Eni SpA (NYSE: E) is well on track to sell assets worth 5 billion euros in the next two years as the Italian oil major looks for resources to fund high-profile projects in Egypt and Mozambique and offset the impact of lower oil prices.
The state-controlled company, which has one of the best success rates in the industry in finding new reserves at one of the lowest cost bases, has tabled disposals of 7 billion euros (US$8.01 billion) to 2019.
“That will be front-loaded with 5 billion euros in the first two years,” Eni CFO Massimo Mondazzi told analysts on April 29.
With CEO Claudio Descalzi at the helm, Eni has been downsizing businesses like refining and chemicals to focus on the bread-and-butter job of finding oil and gas.
Some analysts are worried the strategy could leave it more vulnerable to a downturn.
BP Plc (NYSE: BP), Statoil ASA (NYSE: STO) and Total SA (NYSE: TOT) beat analysts’ expectations for quarterly results this week, reflecting in part resilient refining and petrochemical operations.
Eni, the biggest foreign oil producer in Africa, has said it is ready to sell down stakes in fields it operates, such as the massive Area 4 gas field in Mozambique and the giant Zohr Field in Egypt, to bankroll development.
The group could benefit from a partner in Mozambique that has the right skillset to help it develop the project, Mondazzi said on a conference call on first-quarter results.
“This contract is so big I guess we could take advantage from a strong additional partner, not only stronger from a financial point of view but also [with] a capability to run such a complicated project,” he said.
Eni has been in talks to sell down its 50% stake in Area 4, which holds 85 trillion cubic feet of gas that will feed a series of onshore LNG export plants, mainly supplying Asia.
Reuters reported in March that ExxonMobil Corp. (NYSE: XOM) was in talks to buy a stake of varying potential sizes in Eni’s Area 4 development, including a full operating stake.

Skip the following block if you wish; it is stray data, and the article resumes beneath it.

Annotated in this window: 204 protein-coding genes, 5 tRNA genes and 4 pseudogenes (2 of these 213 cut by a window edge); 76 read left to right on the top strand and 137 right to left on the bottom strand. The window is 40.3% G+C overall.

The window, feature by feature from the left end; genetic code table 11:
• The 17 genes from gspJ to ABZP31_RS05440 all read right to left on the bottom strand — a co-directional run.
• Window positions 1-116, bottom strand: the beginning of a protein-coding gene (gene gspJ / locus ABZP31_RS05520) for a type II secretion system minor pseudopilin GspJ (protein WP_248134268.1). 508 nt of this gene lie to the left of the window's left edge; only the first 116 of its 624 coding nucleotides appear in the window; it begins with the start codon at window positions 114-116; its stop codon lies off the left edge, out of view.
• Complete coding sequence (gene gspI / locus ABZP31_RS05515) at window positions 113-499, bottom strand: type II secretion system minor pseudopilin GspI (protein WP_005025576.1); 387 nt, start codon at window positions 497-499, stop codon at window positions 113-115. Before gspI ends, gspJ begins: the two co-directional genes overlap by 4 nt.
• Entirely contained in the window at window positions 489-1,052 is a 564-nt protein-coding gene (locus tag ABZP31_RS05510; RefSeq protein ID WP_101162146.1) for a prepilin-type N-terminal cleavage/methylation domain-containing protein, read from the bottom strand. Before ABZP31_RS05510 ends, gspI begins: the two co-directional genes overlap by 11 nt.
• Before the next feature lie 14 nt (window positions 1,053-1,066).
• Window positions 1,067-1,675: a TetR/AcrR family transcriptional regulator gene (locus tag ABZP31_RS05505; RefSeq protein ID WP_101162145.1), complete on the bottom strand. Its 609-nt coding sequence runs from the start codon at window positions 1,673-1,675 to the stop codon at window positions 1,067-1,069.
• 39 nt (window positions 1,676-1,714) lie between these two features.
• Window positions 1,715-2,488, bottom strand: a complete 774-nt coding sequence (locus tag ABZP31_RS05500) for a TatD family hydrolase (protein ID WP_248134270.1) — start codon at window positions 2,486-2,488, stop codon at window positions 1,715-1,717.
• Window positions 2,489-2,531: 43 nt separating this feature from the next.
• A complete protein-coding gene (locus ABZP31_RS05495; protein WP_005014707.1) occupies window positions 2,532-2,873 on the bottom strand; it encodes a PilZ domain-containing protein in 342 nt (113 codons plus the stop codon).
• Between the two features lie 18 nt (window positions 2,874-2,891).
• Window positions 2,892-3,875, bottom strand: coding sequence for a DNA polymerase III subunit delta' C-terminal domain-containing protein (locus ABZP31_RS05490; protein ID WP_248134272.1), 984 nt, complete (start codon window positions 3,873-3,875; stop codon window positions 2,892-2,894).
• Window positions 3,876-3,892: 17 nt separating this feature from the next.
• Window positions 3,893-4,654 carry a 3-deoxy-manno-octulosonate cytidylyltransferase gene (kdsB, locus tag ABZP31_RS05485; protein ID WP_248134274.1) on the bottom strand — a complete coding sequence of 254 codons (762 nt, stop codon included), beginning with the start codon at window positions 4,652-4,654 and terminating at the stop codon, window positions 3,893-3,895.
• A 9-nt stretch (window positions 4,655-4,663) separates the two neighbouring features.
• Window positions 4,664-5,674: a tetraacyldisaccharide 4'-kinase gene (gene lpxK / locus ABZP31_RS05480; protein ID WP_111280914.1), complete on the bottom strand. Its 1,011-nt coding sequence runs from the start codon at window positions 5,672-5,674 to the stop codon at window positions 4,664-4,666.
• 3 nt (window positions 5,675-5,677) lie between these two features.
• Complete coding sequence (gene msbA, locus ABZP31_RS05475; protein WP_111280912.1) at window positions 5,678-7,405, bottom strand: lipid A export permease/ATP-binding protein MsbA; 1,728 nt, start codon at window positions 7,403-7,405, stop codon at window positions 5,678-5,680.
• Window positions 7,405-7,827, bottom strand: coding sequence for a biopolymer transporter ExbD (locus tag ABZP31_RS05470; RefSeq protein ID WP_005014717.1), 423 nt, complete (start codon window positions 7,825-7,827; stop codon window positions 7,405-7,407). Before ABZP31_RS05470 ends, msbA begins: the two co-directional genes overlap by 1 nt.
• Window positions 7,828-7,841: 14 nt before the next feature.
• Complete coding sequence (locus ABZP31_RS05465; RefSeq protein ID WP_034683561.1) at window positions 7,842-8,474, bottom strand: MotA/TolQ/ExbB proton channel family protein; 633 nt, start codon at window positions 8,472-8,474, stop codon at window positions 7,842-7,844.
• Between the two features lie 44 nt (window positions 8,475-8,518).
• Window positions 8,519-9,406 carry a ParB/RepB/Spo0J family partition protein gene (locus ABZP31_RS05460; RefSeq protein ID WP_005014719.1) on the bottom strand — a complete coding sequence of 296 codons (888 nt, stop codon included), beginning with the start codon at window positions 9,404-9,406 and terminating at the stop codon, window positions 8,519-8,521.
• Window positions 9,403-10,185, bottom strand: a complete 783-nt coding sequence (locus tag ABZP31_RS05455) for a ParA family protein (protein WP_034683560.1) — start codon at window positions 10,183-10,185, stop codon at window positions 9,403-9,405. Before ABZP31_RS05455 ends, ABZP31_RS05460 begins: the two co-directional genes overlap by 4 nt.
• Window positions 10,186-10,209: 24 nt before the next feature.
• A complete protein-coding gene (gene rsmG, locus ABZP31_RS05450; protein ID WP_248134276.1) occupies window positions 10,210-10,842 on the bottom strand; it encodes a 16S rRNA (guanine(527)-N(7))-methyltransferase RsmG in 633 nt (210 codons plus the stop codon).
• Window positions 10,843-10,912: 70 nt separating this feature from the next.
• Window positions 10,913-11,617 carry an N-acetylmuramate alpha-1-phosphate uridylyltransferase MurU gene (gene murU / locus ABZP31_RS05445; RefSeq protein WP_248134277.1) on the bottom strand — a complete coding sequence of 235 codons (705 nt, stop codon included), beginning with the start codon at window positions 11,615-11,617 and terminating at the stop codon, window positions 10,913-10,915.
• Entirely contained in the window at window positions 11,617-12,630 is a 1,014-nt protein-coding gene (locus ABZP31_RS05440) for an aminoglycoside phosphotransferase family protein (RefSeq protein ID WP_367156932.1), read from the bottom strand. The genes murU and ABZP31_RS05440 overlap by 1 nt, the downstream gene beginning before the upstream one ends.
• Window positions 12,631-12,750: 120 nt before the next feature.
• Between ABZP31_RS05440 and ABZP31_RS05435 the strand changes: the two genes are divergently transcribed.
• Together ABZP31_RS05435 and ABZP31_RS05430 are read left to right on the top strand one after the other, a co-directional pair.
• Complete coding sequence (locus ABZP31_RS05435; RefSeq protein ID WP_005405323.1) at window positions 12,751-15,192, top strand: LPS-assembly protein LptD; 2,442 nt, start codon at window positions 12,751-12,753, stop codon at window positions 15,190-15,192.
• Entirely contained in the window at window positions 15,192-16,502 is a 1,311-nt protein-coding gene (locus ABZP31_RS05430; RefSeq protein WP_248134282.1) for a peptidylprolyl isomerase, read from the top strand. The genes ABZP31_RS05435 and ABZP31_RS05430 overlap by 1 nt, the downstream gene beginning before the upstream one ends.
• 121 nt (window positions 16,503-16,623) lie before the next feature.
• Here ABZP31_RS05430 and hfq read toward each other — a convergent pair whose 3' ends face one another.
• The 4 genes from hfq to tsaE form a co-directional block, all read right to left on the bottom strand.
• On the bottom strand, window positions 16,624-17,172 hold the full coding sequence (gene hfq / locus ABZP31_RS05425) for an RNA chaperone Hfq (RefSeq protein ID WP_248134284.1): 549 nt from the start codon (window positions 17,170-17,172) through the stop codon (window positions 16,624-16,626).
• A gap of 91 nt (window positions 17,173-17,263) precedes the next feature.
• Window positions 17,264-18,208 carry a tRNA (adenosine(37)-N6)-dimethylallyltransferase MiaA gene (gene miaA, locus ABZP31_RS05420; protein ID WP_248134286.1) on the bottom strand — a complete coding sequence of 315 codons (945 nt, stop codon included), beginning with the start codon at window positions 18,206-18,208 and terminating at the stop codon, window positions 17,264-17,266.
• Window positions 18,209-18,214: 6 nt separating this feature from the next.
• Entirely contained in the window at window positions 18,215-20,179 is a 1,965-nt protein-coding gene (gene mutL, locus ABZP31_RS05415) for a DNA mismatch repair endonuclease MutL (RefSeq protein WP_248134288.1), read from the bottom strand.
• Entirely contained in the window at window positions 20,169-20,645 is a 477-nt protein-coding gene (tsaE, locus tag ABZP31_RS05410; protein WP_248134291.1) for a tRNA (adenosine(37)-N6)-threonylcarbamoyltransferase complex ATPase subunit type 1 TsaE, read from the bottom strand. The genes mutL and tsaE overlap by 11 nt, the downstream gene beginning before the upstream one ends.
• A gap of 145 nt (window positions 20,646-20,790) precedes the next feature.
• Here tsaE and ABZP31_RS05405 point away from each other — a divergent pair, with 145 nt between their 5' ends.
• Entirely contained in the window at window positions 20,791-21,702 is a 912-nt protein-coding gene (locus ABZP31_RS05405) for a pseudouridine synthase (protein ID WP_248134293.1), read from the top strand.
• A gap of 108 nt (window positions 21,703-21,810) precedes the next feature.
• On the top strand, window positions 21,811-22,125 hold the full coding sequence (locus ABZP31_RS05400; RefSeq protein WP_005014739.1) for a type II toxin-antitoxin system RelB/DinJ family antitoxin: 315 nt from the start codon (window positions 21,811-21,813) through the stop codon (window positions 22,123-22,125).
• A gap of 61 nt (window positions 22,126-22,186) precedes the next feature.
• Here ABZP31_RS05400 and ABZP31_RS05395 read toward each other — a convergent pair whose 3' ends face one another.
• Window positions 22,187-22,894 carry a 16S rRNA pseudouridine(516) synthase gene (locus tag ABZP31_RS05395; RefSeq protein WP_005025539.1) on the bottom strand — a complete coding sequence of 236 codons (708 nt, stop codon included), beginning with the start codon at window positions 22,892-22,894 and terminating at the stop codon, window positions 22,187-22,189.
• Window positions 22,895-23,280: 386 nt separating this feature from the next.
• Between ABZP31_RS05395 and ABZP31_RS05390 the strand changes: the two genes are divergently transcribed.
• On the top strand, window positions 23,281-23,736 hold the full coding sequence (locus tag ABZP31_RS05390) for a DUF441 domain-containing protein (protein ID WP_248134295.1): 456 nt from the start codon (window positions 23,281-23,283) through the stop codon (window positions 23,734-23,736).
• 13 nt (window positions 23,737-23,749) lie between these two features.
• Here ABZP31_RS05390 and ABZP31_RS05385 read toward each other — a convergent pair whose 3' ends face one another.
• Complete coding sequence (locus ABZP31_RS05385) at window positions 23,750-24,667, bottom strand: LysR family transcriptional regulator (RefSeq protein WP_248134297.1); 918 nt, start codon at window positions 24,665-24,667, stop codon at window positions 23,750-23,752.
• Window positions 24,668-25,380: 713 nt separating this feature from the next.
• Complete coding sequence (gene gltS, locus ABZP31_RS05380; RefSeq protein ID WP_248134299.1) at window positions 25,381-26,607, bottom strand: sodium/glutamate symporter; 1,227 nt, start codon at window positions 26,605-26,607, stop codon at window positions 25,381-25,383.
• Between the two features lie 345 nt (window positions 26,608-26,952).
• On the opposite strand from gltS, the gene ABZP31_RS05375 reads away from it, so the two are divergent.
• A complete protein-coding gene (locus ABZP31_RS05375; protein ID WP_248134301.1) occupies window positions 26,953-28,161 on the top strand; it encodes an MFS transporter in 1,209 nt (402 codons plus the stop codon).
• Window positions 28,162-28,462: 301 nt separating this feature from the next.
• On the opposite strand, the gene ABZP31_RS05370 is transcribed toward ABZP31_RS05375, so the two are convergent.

“Talks on disposals are under way and some are very well advanced,” Mondazzi said.
Eni’s strategy of selling down oil and gas acreage, its large reserves and ongoing restructuring all helped support a “Buy” rating, Santander oil analyst Jason Kenney said.
“These should differentiate it from peers no matter where oil prices settle in coming months/years,” he said.
Mondazzi expressed concern, though, about developments in Venezuela where state oil company PDVSA, the exclusive operator of the country’s oil fields, owes energy companies billions of dollars in unpaid bills due to cash-flow problems.
“The situation in the country is critical. So far we’ve been paid but we envisage some delays in payment,” he said, adding the amounts would not be huge.
The group was testing certain financial securitization tools to help secure payments, he said.
A slew of major U.S. corporations have taken sizeable writedowns on their Venezuela operations due primarily to a steadily weakening currency.
Eni produces 60,000 barrels of oil equivalent per day in Venezuela, mainly from its giant gas field Perla.
In the first quarter Eni beat operating profit expectations despite swinging to a net loss because of weak oil prices and a charge on its Saipem holding.
Adjusted operating profit fell 95% to 73 million euros but was above an analyst consensus of 22 million euros.
“This is a good set of results, especially in the light of the unfavourable conditions in the E&P sector,” broker ICBPI said in a note.